“Sometimes you just need the right people, or the right time, or just someone with an epiphany who says “Hey, what if we make it this way?”,” explains Gustavsson. There’s little doubt BF1 was the correct moment for Operations. Now, however, the team has added Frontlines, which mashes together Operations, Rush, and Conquest to create a strange but satisfying tug-of-war between two 12-man teams. Here the aim is to capture an objective, then push to the next, before ending up attacking your enemy’s base. But it works both ways - the enemy can repulse your attack and start creeping towards your base. Suddenly key focal points on a map become pivotal, bullet-riddled wastelands, as teams jockey back and forth for control and momentum. It is, again, a great representation of the spirit WW1 was fought in, if not the actual conflict itself.
“It’s always dangerous to compare a game to a real life conflict,” admits Gustavsson. “We did extensive research with Battlefield 1 - more than with any other Battlefield game - by actually visiting the places from the war. The are very few movies to reference, compared to WW2, and even fewer games that have been there before. So we wanted to do the research and be respectful with what we do. We did root this game in reality, and the influences are clear to see, but it’s all viewed through the lens of Battlefield - which is a game.”
Winning in either mode can often come down to the tiniest of things. Does your team have the right balance of class types? Are you a properly coordinated squad? Do you really know what the key operational points are on each map AND how to take them? Both Operations and Frontlines ask these questions loudly, and usually reward the team with the most correct answers. Gustavsson admits that it’s hard to balance a game that can swing so easily, especially when these factors are out of the developers’ control: “For Frontlines it’s part of the charm of the mode that it sometimes can be an enormous stalemate, and other times you’ll get that push on. And when one team has the momentum it can be difficult to stop them, but we’ve tried to build in specific points of resistance so that the losing team can actually stop them and regroup. It’s a fine line to walk.”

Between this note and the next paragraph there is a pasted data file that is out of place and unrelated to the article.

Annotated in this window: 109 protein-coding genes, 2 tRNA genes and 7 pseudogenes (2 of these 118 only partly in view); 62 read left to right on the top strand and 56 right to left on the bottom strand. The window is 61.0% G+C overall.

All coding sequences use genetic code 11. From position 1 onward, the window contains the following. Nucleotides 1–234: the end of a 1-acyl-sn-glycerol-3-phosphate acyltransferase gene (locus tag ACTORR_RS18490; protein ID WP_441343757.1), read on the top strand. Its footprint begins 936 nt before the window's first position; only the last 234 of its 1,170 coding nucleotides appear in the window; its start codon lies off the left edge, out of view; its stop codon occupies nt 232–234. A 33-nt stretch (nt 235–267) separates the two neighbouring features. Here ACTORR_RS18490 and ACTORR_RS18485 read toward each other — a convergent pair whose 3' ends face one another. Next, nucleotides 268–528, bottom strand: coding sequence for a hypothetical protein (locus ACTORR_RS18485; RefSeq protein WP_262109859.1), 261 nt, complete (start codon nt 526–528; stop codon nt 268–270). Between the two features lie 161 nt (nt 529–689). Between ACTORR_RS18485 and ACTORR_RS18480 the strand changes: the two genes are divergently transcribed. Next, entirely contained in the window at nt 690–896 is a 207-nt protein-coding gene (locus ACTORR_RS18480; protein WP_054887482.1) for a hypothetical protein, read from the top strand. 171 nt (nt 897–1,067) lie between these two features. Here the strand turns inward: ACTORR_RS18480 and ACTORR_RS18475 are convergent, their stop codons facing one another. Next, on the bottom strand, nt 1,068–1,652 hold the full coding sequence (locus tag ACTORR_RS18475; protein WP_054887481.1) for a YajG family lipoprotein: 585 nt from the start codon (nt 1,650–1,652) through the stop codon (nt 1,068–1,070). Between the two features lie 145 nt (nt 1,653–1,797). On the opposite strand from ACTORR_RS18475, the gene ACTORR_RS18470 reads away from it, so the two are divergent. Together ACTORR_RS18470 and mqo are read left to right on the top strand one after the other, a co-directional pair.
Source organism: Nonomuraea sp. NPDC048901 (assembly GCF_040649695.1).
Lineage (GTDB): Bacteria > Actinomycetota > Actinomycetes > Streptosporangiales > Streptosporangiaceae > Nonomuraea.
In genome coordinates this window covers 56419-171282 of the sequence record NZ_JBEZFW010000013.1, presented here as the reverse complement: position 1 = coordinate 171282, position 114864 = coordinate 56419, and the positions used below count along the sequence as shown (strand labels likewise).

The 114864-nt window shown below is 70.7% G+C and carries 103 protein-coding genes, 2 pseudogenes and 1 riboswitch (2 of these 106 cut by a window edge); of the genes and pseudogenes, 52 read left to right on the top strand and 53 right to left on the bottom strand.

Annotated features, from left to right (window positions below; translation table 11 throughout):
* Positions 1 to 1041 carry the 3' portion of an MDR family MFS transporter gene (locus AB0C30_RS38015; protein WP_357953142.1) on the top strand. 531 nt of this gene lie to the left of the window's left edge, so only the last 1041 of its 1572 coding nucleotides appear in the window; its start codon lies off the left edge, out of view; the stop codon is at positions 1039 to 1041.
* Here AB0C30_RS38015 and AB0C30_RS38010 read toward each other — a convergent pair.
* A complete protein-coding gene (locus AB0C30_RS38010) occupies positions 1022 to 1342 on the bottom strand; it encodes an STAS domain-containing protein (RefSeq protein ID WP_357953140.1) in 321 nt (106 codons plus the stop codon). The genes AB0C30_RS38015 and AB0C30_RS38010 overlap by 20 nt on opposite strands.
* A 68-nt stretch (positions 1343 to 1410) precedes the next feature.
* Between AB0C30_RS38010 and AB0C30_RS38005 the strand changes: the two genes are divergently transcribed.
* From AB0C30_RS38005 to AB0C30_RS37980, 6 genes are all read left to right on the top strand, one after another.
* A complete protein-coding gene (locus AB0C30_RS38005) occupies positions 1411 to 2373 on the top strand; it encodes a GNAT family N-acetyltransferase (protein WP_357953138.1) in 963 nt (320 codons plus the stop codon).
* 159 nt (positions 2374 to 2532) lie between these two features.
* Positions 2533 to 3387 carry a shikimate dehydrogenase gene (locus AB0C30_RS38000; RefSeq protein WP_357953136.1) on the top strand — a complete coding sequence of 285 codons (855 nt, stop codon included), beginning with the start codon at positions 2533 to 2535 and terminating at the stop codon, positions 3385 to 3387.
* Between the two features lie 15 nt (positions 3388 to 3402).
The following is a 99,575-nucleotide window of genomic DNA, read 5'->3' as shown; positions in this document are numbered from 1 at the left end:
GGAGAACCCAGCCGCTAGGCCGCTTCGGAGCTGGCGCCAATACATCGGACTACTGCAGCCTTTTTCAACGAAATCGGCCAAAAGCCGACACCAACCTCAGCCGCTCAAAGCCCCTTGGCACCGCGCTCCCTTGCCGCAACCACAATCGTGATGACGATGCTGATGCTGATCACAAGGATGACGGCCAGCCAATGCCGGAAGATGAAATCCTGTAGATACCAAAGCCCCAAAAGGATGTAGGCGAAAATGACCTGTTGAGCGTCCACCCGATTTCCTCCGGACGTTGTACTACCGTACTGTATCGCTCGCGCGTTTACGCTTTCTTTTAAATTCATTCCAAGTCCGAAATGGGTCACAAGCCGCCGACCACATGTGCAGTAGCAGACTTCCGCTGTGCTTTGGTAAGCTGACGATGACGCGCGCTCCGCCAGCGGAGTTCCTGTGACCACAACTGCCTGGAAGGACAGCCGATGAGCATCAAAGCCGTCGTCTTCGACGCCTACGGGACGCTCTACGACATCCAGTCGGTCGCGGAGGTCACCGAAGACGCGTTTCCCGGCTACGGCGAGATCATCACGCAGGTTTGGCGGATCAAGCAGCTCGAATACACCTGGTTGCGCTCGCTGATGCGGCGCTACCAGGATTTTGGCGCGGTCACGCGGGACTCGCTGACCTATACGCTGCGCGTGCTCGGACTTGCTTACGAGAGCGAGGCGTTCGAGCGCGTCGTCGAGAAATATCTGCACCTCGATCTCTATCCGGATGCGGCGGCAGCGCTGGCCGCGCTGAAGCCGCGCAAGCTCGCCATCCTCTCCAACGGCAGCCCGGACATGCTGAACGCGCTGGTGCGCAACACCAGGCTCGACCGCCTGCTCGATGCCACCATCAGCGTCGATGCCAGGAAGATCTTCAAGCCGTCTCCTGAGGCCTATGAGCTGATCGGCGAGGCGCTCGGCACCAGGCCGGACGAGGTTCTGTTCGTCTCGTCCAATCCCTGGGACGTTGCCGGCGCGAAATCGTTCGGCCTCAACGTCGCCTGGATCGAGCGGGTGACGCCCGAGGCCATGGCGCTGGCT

All this adds up to a very complex game, maintained in a very slick way. DICE is a keen user of both anecdotal feedback (forums, Reddit etc) and hard technical telemetry to shape the evolution of Battlefield 1. It needs to be. In a game that can decide victory or loss via very fine, very small margins, then balance is super-important. Modes that rely on these fair and often intimate battles - like Operations, Frontlines, and BF fave Conquest - rely on having everything else as neatly balanced as possible. “We always do dual monitoring for game balance,” says Gustavsson. “One is watching the forums and communications with the actual players, and the other is the actual data. Sometimes it can just be perception that something’s overpowered, and other times it’s fact. Even if it’s perception, that still matters. It’s work that never ends for us, and we’re always making tweaks. But it’s also part of the game - as people play they evolve on the Battlefield and develop new tactics.”
Battlefield 1’s version of war is constantly changing, and the game will be very different when it reaches the release of the fourth and final piece of Season Pass DLC. The heart will still be there, though, via modes like Operations and Frontlines. The brutal micro-conflicts that slowly make a difference to the bigger picture; the horrific feeling that life is being senselessly smashed against totally insignificant objectives in a blind attempt to win this conflict before dispassionately moving on to the next. A game of small victories and epic campaigns, then, and one that continues to emulate the source material even as it changes and evolves. Perhaps that’s one of the most underappreciated reasons why Battlefield 1 is amongst the finest shooters of this generation.